Sold a tanzanite CZ and always have to give a color change run down

I do sell some larger CZ’s on eBay and Etsy and from time to time they are being purchased by metal clay artists.

Made me think of throwing the information up here quickly for those of you who have avoided using some of them because of this issue.

I discovered this a couple years ago quite by accident.  I was taking a class from Hadar in mixed metals and had a supply of my aqua CZs which had turned amber (beautiful by the way) and thought they would look so sexy in copper/bronze mixed metal pieces.  Hadar thought so too.  So I set them into a pair of earrings.

Well, after firing in carbon they returned to aqua!  Not attractive in bronze/copper but a big “whew” for silver.

So I went home and fired all the different CZs that had changed colors again in carbon.  I discovered this:  CZs that change color in open air firing will return to their original color if refired in carbon. 

Aqua full ramp 1000F 5 min   amber back to aqua  
Emerald full ramp 1000F 5 min  sienna back to emerald
Tanzanite full ramp 1600  40 min  dark garnet back to tanz
  the coolest thing about the tanzanite is that they change slowly     
and if you time it correctly you can get a really cool smoky tanz grey color.  Something very different.  Looks awesome with silver.  My best estimate for that one is full ramp 1200F 15 min.
    All of these need to come to room temp in the carbon or they change back to their “alter”

I haven’t had other colors change on me except years ago when I did my RIO Cert class an opaque black CZ turned into transparent salmon pink.  Very weird and haven’t been able to do anything with that one.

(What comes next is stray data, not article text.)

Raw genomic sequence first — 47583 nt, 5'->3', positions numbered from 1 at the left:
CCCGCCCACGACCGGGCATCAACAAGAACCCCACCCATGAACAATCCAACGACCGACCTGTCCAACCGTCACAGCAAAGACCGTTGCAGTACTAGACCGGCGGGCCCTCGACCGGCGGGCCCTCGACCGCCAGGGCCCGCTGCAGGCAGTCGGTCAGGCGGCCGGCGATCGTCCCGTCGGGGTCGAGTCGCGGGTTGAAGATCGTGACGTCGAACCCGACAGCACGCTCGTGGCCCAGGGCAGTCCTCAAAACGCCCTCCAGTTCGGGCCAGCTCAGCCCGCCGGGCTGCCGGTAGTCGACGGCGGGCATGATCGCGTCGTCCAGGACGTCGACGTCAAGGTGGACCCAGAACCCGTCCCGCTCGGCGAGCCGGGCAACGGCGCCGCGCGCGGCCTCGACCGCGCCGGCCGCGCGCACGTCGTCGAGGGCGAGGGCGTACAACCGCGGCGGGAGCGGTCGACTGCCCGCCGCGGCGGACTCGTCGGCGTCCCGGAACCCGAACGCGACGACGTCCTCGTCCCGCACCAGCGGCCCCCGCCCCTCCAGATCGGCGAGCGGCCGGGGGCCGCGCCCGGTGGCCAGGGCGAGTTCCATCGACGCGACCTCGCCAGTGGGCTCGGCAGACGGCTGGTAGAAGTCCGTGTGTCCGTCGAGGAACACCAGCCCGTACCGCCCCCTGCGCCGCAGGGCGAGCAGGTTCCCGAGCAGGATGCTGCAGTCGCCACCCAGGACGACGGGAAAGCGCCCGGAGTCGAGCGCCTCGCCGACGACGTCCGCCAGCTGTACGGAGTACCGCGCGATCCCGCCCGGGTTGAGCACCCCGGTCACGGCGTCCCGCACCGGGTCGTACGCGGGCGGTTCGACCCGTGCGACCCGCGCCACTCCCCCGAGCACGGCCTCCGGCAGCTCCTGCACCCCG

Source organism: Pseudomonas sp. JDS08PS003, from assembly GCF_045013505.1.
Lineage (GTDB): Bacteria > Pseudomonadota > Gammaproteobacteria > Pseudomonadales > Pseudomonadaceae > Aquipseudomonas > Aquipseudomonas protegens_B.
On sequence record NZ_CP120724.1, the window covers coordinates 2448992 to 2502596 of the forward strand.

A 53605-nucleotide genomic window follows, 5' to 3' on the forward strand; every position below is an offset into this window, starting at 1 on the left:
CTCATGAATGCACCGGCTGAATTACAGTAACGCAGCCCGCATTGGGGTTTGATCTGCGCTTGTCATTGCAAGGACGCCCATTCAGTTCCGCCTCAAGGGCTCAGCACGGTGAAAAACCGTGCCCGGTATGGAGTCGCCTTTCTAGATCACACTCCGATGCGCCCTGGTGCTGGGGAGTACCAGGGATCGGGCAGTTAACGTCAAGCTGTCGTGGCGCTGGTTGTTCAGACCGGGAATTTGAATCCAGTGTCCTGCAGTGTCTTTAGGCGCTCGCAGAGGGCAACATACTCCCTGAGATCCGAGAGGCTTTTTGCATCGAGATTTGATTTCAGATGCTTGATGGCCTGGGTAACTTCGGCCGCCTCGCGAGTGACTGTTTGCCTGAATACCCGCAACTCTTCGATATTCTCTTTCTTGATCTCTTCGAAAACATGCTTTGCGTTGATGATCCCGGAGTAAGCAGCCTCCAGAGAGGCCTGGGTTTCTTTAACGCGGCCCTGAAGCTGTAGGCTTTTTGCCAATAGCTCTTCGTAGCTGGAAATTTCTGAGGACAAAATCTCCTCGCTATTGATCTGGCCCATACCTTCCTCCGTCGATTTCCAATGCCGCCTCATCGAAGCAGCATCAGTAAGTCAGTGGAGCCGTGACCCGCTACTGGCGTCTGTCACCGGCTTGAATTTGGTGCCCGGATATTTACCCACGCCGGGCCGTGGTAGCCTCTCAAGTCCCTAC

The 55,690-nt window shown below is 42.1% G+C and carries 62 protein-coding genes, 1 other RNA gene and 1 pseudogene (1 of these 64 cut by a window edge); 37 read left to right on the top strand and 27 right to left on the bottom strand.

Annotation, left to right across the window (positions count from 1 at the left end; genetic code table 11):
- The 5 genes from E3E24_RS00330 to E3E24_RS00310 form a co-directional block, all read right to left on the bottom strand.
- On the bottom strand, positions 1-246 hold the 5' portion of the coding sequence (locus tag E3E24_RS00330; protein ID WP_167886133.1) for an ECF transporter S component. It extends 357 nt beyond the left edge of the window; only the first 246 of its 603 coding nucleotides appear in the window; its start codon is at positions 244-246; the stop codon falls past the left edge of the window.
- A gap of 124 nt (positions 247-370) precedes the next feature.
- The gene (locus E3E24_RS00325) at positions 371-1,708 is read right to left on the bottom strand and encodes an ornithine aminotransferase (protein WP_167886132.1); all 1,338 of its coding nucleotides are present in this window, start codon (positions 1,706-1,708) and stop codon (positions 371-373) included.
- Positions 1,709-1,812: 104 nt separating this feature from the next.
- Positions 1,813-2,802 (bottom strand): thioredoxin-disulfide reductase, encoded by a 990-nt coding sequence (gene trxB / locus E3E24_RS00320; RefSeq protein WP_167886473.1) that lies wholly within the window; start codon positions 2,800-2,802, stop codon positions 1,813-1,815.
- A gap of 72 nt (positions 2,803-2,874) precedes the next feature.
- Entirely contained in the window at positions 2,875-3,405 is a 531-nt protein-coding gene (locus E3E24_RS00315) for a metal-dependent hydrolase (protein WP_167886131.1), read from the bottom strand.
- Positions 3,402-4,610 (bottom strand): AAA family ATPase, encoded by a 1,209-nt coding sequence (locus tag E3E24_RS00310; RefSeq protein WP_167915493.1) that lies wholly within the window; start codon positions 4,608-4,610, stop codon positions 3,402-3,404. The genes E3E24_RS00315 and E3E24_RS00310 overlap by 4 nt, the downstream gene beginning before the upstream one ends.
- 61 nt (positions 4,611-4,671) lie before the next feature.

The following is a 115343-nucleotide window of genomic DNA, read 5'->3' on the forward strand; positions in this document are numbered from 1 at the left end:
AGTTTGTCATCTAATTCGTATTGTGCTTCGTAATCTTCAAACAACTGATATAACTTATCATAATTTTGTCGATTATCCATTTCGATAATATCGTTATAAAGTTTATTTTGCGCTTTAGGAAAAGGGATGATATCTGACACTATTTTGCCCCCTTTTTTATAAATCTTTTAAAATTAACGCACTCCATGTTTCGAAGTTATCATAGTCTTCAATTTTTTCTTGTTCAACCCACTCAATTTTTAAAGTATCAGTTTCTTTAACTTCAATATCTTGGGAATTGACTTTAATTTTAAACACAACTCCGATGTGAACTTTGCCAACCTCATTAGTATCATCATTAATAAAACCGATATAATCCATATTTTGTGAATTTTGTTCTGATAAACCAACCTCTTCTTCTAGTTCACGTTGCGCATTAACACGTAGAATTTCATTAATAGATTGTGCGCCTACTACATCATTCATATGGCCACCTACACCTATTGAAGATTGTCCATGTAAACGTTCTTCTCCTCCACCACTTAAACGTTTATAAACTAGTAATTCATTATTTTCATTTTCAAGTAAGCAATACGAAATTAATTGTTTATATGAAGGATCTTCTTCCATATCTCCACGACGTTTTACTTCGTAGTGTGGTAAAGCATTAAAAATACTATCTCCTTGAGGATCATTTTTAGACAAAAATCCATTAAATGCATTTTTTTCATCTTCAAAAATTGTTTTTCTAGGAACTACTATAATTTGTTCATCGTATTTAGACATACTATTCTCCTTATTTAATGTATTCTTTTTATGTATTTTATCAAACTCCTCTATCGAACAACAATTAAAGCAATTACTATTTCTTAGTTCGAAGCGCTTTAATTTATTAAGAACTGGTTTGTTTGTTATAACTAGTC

Now, if I want to gypsy set stones I know will change in fine silver open air firing, I simply refire the piece in carbon after it’s finished and do the regular polishing, los or whatever else I choose.
FYI if you plan to enamel, it will change again.  I’m going to try refiring an enamelled piece, under a mesh tent, in carbon (at the lower temperature) to see if the enamel will become angry or if it will accommodate the stone.
  Of course they shouldn’t change in sterling because of the carbon. 

In any case, if you do like the color change it won’t happen in carbon.  Sorry.  You have to open air fire it.  Now, I can definitely see trying to change the aqua ones to amber, set in copper, with enamel firing. Time for more experimentation.      

I’ll let you know what happens.

About Donna Lewis

I'm still fascinated by the process that metal clay goes through from its initial form to finished work. A variety of techniques: both unique to metal clay, and standard in traditional goldsmithing; are combined to create some of the most individual signatures in art jewelry today. Absolutely thrilled to see what comes next!


Sold a tanzanite CZ and always have to give a color change run down — 3 Comments

  1. Donna, this is a really helpful tip. Quite some time ago I bought a lot of emerald CZ’s. Although I like the brownish color after burning in the open, I do prefer the striking green. And now I am able to re-create the color. Thank you!

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